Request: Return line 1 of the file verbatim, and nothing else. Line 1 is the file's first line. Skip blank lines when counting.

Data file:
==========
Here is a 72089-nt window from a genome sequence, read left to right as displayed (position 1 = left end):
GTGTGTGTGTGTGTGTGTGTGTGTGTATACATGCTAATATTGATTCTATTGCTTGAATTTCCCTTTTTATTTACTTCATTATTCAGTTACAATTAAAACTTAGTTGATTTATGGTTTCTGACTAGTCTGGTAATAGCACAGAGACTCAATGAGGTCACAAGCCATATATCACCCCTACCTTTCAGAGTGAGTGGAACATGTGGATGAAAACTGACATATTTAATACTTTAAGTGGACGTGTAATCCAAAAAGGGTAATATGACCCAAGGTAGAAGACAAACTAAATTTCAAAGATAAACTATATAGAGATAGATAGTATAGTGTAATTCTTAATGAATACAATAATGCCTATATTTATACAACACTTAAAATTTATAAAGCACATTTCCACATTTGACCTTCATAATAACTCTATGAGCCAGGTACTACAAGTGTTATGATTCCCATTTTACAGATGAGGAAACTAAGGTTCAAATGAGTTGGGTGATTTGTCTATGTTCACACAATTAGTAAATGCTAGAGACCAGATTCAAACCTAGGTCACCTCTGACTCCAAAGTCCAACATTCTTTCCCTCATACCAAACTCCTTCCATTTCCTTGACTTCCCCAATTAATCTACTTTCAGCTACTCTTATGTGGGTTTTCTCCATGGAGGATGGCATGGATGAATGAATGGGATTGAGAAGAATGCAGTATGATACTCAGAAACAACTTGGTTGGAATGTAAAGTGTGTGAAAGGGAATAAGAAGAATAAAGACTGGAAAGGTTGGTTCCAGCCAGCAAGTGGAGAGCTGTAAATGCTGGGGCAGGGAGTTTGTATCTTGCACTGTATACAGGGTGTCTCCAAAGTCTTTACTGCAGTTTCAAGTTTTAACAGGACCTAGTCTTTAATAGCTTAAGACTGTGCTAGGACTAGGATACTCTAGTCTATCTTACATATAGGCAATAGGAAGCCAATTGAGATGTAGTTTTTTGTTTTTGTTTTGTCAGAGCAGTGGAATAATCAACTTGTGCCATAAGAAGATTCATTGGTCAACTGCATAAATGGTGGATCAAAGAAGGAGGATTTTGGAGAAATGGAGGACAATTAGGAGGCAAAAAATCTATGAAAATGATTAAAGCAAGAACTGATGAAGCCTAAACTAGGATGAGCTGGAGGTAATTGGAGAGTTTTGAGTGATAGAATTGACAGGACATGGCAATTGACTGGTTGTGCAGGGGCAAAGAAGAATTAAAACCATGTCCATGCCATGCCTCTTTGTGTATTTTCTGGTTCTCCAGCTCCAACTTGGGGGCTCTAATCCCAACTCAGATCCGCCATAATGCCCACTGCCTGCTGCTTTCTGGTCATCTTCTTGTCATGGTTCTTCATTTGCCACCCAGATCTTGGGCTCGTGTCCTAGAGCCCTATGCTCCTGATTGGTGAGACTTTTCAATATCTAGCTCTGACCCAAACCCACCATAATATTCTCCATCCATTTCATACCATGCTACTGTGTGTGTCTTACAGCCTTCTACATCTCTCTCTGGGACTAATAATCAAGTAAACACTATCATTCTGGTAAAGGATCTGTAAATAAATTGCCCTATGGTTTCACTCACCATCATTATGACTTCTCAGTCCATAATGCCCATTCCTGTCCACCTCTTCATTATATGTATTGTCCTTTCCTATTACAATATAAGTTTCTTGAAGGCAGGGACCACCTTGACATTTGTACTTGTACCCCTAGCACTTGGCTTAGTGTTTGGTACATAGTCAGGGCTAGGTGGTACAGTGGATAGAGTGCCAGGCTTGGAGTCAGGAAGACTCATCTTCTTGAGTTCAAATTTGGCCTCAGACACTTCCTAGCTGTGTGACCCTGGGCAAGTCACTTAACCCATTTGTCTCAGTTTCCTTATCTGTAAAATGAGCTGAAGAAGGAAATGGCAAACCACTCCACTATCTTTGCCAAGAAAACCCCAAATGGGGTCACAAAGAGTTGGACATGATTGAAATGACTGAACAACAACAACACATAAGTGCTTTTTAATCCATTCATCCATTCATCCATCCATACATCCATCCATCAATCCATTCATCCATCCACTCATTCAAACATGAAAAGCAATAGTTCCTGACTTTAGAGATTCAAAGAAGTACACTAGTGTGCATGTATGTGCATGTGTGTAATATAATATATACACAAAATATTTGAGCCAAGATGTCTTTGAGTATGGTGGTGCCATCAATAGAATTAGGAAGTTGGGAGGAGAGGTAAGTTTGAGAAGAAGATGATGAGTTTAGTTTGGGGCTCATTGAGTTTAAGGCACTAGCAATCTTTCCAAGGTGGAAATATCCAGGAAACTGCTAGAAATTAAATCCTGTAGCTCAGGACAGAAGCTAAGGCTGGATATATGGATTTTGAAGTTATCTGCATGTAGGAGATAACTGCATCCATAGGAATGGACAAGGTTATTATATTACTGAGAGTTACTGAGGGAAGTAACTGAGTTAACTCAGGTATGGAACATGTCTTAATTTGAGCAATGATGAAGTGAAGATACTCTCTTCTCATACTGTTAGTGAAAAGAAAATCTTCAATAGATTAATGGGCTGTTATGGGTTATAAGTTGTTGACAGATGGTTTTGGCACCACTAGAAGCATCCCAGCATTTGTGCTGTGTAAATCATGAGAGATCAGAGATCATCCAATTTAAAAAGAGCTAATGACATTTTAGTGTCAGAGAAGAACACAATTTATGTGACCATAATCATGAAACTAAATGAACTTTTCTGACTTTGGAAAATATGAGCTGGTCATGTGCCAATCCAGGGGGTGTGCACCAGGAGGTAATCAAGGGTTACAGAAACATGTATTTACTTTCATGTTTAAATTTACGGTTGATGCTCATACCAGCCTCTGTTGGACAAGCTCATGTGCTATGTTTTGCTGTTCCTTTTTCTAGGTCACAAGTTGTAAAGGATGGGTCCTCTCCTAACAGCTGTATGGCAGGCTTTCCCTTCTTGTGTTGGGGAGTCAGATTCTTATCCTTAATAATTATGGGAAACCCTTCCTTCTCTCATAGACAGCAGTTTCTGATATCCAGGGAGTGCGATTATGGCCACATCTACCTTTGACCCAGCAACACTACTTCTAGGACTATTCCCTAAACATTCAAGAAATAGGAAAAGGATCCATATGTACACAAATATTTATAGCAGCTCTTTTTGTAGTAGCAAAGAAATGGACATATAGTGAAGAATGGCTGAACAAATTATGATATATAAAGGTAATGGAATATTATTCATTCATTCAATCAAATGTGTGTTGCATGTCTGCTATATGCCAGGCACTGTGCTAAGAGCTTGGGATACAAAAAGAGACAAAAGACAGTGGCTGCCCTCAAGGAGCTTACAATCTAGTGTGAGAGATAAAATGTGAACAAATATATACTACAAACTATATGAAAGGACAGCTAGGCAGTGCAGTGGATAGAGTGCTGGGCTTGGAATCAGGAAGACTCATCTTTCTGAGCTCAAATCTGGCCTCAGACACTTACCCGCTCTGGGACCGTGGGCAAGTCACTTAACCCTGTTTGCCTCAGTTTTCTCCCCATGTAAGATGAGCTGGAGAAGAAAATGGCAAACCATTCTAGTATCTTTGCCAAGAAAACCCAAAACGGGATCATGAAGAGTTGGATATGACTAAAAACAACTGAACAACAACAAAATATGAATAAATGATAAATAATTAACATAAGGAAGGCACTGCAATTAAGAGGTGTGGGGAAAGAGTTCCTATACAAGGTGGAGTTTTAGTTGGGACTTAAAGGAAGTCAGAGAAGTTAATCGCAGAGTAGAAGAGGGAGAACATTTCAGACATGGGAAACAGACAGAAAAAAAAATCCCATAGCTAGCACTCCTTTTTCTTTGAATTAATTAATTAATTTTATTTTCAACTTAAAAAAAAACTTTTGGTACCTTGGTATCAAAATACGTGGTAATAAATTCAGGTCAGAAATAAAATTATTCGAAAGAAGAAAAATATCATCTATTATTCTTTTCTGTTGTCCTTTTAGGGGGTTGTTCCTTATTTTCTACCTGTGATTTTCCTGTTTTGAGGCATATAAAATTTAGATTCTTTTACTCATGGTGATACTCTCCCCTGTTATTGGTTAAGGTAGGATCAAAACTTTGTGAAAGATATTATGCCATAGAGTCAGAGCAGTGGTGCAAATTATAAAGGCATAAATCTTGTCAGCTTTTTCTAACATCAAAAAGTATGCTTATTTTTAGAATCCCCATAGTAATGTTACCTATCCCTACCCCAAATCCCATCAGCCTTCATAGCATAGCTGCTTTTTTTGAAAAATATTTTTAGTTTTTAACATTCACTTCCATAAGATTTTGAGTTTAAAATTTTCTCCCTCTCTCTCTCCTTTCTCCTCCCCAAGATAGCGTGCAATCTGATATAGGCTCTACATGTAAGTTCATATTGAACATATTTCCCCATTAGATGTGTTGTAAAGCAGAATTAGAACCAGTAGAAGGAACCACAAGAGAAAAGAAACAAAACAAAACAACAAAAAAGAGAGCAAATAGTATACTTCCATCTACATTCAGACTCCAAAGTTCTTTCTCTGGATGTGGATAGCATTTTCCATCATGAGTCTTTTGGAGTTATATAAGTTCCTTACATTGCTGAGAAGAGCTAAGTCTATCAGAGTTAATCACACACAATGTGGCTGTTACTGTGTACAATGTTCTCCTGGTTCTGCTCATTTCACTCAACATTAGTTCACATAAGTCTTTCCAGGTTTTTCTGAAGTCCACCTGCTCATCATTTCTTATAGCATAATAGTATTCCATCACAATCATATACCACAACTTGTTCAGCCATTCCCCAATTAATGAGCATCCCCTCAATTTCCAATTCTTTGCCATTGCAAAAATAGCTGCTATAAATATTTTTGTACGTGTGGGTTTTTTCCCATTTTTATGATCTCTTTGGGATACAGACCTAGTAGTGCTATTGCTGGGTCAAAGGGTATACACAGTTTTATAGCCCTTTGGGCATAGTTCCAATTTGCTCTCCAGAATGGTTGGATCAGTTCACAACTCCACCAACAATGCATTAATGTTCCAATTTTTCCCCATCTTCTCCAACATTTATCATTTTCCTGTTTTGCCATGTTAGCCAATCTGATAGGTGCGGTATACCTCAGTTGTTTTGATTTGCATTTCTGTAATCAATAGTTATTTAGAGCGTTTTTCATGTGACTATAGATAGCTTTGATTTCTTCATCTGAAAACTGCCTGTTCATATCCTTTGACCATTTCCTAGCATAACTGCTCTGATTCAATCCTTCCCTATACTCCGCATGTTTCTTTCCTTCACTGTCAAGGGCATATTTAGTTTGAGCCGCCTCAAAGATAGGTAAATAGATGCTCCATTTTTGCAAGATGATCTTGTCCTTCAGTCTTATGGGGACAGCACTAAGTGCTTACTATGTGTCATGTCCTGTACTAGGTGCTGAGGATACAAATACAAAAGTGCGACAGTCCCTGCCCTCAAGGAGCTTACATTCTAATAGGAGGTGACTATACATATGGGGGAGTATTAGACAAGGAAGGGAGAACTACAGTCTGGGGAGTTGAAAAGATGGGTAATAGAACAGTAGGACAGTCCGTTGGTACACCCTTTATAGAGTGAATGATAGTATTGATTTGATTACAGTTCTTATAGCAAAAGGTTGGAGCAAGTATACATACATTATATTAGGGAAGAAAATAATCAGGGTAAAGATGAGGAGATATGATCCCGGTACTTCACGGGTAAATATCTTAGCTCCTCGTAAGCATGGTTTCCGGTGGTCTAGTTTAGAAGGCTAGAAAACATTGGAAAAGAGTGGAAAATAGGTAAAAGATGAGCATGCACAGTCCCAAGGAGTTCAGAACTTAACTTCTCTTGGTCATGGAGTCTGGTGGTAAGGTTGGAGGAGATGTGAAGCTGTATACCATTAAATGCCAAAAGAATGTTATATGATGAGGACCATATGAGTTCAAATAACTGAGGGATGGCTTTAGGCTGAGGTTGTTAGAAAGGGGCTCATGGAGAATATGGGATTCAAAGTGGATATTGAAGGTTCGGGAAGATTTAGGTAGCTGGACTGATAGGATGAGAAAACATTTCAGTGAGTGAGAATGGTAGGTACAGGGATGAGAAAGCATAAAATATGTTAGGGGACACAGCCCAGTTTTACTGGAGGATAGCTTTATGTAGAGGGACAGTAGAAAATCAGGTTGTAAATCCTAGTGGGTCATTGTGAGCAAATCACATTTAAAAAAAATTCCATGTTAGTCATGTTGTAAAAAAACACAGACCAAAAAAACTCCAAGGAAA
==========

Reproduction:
Here is a 72089-nt window from a genome sequence, read left to right as displayed (position 1 = left end):